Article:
Milan: Sant’Eustorgio

The church of Sant’Eustorgio can be found some 400 metres south of the San Lorenzo Maggiore. The church dates back to Late Antiquity and is named after the man who was bishop of Milan between 344 and 349, Saint Eustorgius. Also part of the complex is an interesting museum, which…

Continue reading

Florence: Santa Croce

The Santa Croce is the principal church of the Franciscans in Florence. It is one of the largest Franciscan churches in the world, perhaps even the largest. The basilica can be found on the Piazza Santa Croce, which is the location of the annual Calcio storico or historical football in…

Continue reading

Ravenna: Dante’s tomb

Dante Alighieri (ca. 1265-1321) is perhaps the most famous Italian poet ever. He is best known for his Divina Commedia (Divine Comedy), which consists of three parts: Hell (or Inferno), Purgatory and Paradise. Although Dante was born and raised in Florence and can be considered one of the most important…

Continue reading

Florence: The Duomo

No matter how many times I have seen it, Florence’s cathedral continues to impress me, and for many reasons. The Duomo is simply huge, with a length of some 153 metres and a nave width of 38 metres (90 metres at the crossing). It can accommodate at least 20.000 people.…

Continue reading

Milan: Pinacoteca di Brera

The name “Brera” apparently derives from a Germanic word, braida, which means “field of grass”. In this part of the city of Milan, traditionally home to many artists, we find the world-famous Pinacoteca di Brera. It can be found in a palazzo that was built for the Jesuit Order in…

Continue reading

Milan: Castello Sforzesco

The Castello Sforzesco is a huge castle in the centre of Milan, measuring some 190 by 190 metres. Behind it is the Parco Sempione, one of the largest public parks of the city. The Castello houses a handful of a museums that together are called the Musei Civici. You can…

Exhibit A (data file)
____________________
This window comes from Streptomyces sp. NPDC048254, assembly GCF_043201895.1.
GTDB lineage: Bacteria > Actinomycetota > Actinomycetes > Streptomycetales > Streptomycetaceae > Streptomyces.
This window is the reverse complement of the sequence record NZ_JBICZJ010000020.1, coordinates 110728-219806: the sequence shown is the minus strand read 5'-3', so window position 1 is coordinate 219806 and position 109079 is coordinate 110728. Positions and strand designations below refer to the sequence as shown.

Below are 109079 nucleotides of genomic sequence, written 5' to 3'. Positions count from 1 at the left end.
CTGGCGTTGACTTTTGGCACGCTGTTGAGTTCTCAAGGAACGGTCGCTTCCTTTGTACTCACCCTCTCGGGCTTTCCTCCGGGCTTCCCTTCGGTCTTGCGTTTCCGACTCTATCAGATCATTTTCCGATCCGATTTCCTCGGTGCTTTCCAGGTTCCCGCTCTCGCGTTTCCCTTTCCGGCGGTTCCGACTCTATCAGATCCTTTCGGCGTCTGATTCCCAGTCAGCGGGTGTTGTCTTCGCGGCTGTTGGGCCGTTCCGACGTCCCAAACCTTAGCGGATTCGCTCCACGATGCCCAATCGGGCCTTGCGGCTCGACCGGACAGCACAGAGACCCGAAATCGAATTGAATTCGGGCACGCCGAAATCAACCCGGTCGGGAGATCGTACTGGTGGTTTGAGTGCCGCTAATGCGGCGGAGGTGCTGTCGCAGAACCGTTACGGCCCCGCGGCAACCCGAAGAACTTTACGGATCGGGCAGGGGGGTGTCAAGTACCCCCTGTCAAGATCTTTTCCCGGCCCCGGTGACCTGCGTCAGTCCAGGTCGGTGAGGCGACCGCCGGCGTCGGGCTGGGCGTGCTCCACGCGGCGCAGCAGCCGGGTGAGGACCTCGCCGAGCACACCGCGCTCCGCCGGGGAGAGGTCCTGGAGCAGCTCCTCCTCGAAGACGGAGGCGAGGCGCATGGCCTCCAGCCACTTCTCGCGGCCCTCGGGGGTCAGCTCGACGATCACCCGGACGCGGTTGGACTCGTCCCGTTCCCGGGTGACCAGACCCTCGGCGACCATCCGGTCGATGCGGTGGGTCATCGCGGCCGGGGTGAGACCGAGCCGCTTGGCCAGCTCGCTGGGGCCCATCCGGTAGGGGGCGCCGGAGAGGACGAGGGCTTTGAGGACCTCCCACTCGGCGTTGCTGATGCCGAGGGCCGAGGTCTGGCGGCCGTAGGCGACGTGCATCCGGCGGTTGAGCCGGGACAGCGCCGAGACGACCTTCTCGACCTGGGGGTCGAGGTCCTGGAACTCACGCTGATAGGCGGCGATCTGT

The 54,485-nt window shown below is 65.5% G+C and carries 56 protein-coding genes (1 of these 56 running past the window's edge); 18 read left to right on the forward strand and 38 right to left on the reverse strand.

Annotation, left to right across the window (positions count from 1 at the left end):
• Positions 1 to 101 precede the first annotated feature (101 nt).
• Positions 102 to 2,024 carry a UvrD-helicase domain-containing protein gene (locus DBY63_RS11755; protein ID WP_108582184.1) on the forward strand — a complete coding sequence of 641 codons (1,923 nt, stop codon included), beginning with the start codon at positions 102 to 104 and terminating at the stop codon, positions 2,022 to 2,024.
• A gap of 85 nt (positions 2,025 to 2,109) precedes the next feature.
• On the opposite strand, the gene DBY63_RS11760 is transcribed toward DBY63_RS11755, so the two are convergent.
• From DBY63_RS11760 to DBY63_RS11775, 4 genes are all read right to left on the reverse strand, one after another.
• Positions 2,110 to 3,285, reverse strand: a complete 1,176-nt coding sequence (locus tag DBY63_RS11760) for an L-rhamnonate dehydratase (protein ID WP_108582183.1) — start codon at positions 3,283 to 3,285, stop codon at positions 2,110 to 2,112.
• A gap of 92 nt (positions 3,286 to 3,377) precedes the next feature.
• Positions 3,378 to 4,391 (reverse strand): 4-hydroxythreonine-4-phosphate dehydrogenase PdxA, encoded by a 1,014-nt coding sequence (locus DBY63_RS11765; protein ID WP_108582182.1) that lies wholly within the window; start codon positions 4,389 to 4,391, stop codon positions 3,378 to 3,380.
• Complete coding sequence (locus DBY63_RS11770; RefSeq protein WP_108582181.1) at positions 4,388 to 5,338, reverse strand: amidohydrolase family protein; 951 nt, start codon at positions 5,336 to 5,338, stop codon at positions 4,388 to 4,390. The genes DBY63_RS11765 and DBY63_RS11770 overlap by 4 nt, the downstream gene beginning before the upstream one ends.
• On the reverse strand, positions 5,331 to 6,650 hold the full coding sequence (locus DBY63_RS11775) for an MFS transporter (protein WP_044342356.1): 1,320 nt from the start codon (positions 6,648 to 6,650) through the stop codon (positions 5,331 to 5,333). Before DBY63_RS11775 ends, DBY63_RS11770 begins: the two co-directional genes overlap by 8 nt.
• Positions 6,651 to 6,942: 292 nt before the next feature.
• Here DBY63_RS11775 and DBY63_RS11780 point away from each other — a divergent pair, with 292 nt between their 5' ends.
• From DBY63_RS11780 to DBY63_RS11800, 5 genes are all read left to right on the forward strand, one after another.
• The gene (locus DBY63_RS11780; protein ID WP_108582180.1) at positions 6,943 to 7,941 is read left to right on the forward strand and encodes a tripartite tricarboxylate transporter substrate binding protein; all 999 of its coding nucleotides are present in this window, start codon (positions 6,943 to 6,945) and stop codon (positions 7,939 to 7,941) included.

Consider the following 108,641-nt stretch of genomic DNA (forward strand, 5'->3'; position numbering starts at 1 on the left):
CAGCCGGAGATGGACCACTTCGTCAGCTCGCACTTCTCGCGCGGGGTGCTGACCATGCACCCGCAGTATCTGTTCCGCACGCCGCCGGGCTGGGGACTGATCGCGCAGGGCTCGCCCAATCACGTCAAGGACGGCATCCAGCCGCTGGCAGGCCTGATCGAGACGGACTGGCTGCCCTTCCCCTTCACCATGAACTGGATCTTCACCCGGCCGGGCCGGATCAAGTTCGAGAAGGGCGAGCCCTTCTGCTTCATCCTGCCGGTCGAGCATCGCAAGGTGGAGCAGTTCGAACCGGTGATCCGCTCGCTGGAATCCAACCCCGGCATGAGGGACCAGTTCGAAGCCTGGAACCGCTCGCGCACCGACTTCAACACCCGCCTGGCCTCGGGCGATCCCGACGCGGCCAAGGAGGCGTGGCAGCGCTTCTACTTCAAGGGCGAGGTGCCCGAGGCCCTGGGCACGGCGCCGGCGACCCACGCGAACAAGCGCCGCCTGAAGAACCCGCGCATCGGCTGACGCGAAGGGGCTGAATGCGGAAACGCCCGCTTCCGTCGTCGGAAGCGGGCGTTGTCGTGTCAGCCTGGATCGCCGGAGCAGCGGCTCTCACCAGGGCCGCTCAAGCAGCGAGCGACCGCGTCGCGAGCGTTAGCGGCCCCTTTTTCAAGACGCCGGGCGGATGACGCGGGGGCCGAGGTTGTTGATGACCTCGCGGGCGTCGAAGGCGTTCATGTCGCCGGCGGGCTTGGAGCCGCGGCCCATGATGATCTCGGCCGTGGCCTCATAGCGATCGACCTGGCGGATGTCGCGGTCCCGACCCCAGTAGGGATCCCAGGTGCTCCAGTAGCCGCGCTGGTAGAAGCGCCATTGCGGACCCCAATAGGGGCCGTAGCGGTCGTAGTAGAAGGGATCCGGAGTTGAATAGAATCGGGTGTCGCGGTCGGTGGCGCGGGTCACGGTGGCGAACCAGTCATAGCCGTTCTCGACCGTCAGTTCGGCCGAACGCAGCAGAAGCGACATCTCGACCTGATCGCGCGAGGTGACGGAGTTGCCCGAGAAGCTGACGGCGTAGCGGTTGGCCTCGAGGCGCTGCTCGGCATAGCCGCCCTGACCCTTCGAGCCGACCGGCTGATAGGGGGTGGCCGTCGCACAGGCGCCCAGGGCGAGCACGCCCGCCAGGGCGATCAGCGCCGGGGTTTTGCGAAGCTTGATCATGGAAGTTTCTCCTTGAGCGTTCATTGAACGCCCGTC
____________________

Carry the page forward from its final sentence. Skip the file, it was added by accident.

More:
Continue reading

Milan: Biblioteca and Pinacoteca Ambrosiana

The driving force behind establishing the Pinacoteca Ambrosiana was Federico Borromeo, archbishop of Milan from 1595 until his death in 1631. Borromeo, cousin of Saint Carlo Borromeo, was an important figure in the counter-Reformation movement. In 1609 he founded the Bibliotheca Ambrosiana, one of the first public libraries in Europe.…

Continue reading

Milan: Museo Poldi Pezzoli

What a wonderful museum! We had not planned to visit the Museo Poldi Pezzoli, but ended up there by chance. Originally we wanted to go and see the famous Chiaravalle Abbey on the outskirts of Milan. However, the abbey was quite far away and since it was our last day…

Continue reading

Florence: Palazzo Medici Riccardi

In April of this year, I saw the “art movie” Florence and the Uffizi Gallery at the cinema. It featured the actor Simon Merrells as Lorenzo “Il Magnifico” de’ Medici and discussed the highlights of Florentine Renaissance art. The movie dedicated quite a few minutes to the Palazzo Medici Riccardi,…

Continue reading

Florence: Santa Trinita

The Vallumbrosan Order is a branch of the Benedictines that was founded in the eleventh century by Saint John Gualbert (died 1073). The first church of the Vallumbrosans in Florence was built in either 1077 or 1092 (different dates are mentioned in different sources). At that time it was outside…

Continue reading